Stat. § 15.99, subd. 1 (2004) (defining agency, request, and application). The term “agency” includes all statutory and
The first of the core provisions in dispute, subdivision 2(a), contains the operative language that transforms an agency’s failure to respond to an application within sixty days into an approval:
Except as otherwise provided in this section, section 462.358, subdivision 3b, or chapter 505, and notwithstanding any other law to the contrary, an agency must approve or deny within 60 days a written request relating to zoning, septic systems, or expansion of the metropolitan urban service area for a permit, license, or other governmental approval of an action. Failure of an agency to deny a request within 60 days is approval of the request. If an agency denies the request, it must state in writing the reasons for the denial at the time that it denies the request.
If a multimember governing body denies a request, it must state the reasons for denial on the record and provide the applicant in writing a statement of the reasons for the denial. If the written statement is not adopted at the same time as the denial, it must be adopted at the next meeting following the denial of the request but before the expiration of the time allowed for making a decision under this section. The written statement must be consistent with the reasons stated in the record at the time of the denial. The written statement must be provided to the applicant upon adoption.
An agency response meets the 60-day time limit if the agency can document that the response was sent within 60 days of receipt of the written request.
The city argues that because subpart (c) of subdivision 2, unlike subpart (a), does not contain a penalty clause, the violation of a requirement in subpart (c) does not result in automatic approval of the application. Specifically, the city argues that a violation of the requirement to “provide the applicant in writing a statement of the reasons for the denial” within the sixty-day deadline, or an authorized extension, does not result in automatic approval. Hagen Homes counters that the requirements of subdivision 2 are mandatory and that the penalty clause of subpart (a) applies to a violation of any of the requirements in subdivision 2.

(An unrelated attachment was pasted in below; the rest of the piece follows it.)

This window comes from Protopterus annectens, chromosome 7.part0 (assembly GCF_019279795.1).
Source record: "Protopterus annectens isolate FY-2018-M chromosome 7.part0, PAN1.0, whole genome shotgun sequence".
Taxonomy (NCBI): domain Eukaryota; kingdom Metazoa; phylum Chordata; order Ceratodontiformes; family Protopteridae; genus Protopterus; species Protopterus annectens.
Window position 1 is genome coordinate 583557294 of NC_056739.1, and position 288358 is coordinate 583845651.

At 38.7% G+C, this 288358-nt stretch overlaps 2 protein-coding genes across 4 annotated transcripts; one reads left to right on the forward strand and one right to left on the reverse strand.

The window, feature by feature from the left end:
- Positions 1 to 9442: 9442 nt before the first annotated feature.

In ascertaining the meaning
of a statute, our goal is to effectuate the legislative intent.
We determine whether a statute has a
plain meaning by reviewing its content and framework. Genin
v. 1996 Mercury Marquis, 622 N.W.2d 114, 117 (
Determining the integrated plain meaning requires us to
“read a particular provision in context with other provisions of the same
statute in order to determine the meaning of the particular provision.” ILHC of
The Supreme Court has
recognized that, in discerning plain meaning, a provision that seems ambiguous
in isolation may be clarified by the remainder of the statute because “the same
terminology [may be] used elsewhere in a context that makes its meaning clear
or because only one of the permissible meanings produces a substantive effect
that is compatible with the rest of the law.” United
Sav. Ass’n v. Timbers of Inwood Forest Assocs., Ltd., 484
Reading the subdivisions of section 15.99 together reveals a plain meaning that is evident in the interdependent functioning of the subdivisions. Subdivision 2(c) interrelates with subdivision 2(a) by providing additional and more specific explanation of its requirements. The district court correctly reasoned that because subpart (c) refers back to subpart (a), the same penalty applies even though the legislature did not insert it a second time into subpart (c). In a subdivided section that focuses successively on various aspects of the response deadline, a presumption that the contents of each subdivision must be restated in the parallel subdivisions would defeat the obvious purpose of the serial division. The context and the coordinated effect establish that the penalty in subdivision 2(a) is interrelated with, and applies to, the requirements in subdivision 2(c). Importantly, if subdivision 2(a)’s penalty did not apply to subdivision 2(c), the statute would provide no penalty for violating the mandatory requirements in subdivision 2(c).
Finally, unless subdivisions 2(a) and 2(c) combine to provide the penalty of automatically granting the application if the agency does not provide a written response to the applicant within sixty days, the language of subdivision 3(c) would not make sense. Subdivision 3(c) provides that an “agency response meets the 60-day time limit if the agency can document that the response was sent within 60 days of the written request.” Unless the failure to provide a written response to the applicant triggers the automatic-issuance penalty, the reference to the sixty-day limit would be superfluous and subdivision 3(c) would have no effect. See ILHC, 693 N.W.2d at 419 (stating that “[w]henever possible, no word, phrase, or sentence should be deemed superfluous, void, or insignificant” (quotation omitted)).